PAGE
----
Speculation rife on tabling of MacPherson report

By Rob O'Brien

Speculation around the tabling of the MacPherson report into Burnside Council has continued in South Australia with reports indicating that councillors and council staff will be receiving a copy for right of reply.

The investigation is now entering the "natural justice period", where anyone named in the report will have two to three weeks to object to any of Mr MacPherson’s findings before the report is sent to Local Government Minister Gail Gago for public release.

The investigation into Burnside Council was launched in July last year following inquiries concluded by the Office of State and Local Government Relations (OSLGR) into complaints of misconduct and bullying.

Ken MacPherson was appointed by Minister Gago to conduct a thorough probe into allegations of bullying, harassment and undue influence at the council.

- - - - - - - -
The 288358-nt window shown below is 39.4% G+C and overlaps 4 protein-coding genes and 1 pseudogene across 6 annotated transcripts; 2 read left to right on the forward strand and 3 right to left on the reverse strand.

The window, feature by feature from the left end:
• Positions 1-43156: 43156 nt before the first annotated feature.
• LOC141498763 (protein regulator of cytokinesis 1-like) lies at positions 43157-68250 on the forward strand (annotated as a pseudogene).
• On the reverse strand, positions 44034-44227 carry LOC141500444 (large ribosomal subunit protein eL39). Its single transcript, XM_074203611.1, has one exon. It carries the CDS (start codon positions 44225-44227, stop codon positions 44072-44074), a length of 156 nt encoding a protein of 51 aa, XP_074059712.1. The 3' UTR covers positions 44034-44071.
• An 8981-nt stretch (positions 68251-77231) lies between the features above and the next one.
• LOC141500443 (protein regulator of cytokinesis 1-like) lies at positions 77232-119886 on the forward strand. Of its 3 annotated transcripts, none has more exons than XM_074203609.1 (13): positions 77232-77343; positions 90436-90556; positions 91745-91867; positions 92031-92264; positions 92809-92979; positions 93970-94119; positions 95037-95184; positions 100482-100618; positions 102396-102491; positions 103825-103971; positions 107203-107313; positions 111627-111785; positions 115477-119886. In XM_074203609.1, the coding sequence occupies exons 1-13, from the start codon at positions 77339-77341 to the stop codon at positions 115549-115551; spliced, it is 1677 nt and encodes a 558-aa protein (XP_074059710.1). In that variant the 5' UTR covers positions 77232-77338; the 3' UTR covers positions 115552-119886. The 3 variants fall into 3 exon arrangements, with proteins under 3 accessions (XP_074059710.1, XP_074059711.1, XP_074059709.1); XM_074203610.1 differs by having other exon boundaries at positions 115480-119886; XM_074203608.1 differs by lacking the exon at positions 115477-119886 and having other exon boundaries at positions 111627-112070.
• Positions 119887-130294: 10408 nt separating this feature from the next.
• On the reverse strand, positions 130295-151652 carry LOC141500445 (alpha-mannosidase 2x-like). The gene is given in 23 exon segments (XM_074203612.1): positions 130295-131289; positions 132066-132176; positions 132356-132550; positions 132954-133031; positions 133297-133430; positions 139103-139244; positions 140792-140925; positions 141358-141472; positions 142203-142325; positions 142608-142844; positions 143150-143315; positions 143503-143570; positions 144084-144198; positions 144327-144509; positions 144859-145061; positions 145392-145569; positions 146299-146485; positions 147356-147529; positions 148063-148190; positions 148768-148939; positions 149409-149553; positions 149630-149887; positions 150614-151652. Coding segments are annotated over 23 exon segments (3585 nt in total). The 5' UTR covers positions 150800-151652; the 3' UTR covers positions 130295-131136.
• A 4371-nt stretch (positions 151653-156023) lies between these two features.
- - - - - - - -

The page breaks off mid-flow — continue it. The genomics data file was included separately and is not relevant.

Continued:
The investigation, which was initiated by the resignation of the council's chief executive Neil Jacobs, has taken a year to conclude. Over that period 72 people have been interviewed and three extensions have been granted by the State Government.

The report has also included 144 summonses and 80,000 pages of documentation. Investigators have trawled more than 5000 emails between council members.

The Adelaide Advertiser recently reported that two recommendations from the investigation refer specifically to the conduct of a councillor and two relate to the conduct of a council employee.

The newspaper also reported that there could be recommendations of criminal charges for breach of the Local Government Act.

Earlier this year Ms Gago detailed the 'natural justice' procedure – those named in the report would be offered an opportunity to respond to the findings before it was submitted to the State Government.

“Individuals have this opportunity to respond to the investigator’s findings before the report is presented to Government," she said. 

“How long this takes depends on the availability of individuals, but clearly it’s in everyone’s interests to complete this as expeditiously as possible.”

The SA Local Government Act does allow the State Government to sack a council and put it under administration if it is found to have breached the act.

Burnside is the first SA council in 19 years to face an independent investigation.

According to reports, anyone named in the report has until this Friday, August 13, to request a copy. 


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